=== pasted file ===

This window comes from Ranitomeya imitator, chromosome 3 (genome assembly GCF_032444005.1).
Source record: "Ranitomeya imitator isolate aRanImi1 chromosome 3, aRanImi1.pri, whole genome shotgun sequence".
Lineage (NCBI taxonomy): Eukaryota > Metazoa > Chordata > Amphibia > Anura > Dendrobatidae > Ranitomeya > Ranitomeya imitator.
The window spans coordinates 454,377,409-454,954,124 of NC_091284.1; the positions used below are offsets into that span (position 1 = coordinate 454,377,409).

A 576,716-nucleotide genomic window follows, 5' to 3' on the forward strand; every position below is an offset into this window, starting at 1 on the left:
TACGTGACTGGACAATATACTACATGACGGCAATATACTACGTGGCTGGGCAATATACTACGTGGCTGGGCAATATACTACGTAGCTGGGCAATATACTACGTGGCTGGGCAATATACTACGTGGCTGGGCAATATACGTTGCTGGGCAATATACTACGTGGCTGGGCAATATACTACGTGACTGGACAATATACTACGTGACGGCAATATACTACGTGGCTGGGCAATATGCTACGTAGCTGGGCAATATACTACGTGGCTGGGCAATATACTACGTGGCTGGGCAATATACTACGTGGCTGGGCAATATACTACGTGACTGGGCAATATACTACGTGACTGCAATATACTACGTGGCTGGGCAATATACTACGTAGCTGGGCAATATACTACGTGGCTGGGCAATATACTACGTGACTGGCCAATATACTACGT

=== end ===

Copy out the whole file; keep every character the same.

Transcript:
This window comes from Ranitomeya imitator, chromosome 3 (genome assembly GCF_032444005.1).
Source record: "Ranitomeya imitator isolate aRanImi1 chromosome 3, aRanImi1.pri, whole genome shotgun sequence".
Lineage (NCBI taxonomy): Eukaryota > Metazoa > Chordata > Amphibia > Anura > Dendrobatidae > Ranitomeya > Ranitomeya imitator.
The window spans coordinates 454,377,409-454,954,124 of NC_091284.1; the positions used below are offsets into that span (position 1 = coordinate 454,377,409).

A 576,716-nucleotide genomic window follows, 5' to 3' on the forward strand; every position below is an offset into this window, starting at 1 on the left:
TACGTGACTGGACAATATACTACATGACGGCAATATACTACGTGGCTGGGCAATATACTACGTGGCTGGGCAATATACTACGTAGCTGGGCAATATACTACGTGGCTGGGCAATATACTACGTGGCTGGGCAATATACGTTGCTGGGCAATATACTACGTGGCTGGGCAATATACTACGTGACTGGACAATATACTACGTGACGGCAATATACTACGTGGCTGGGCAATATGCTACGTAGCTGGGCAATATACTACGTGGCTGGGCAATATACTACGTGGCTGGGCAATATACTACGTGGCTGGGCAATATACTACGTGACTGGGCAATATACTACGTGACTGCAATATACTACGTGGCTGGGCAATATACTACGTAGCTGGGCAATATACTACGTGGCTGGGCAATATACTACGTGACTGGCCAATATACTACGT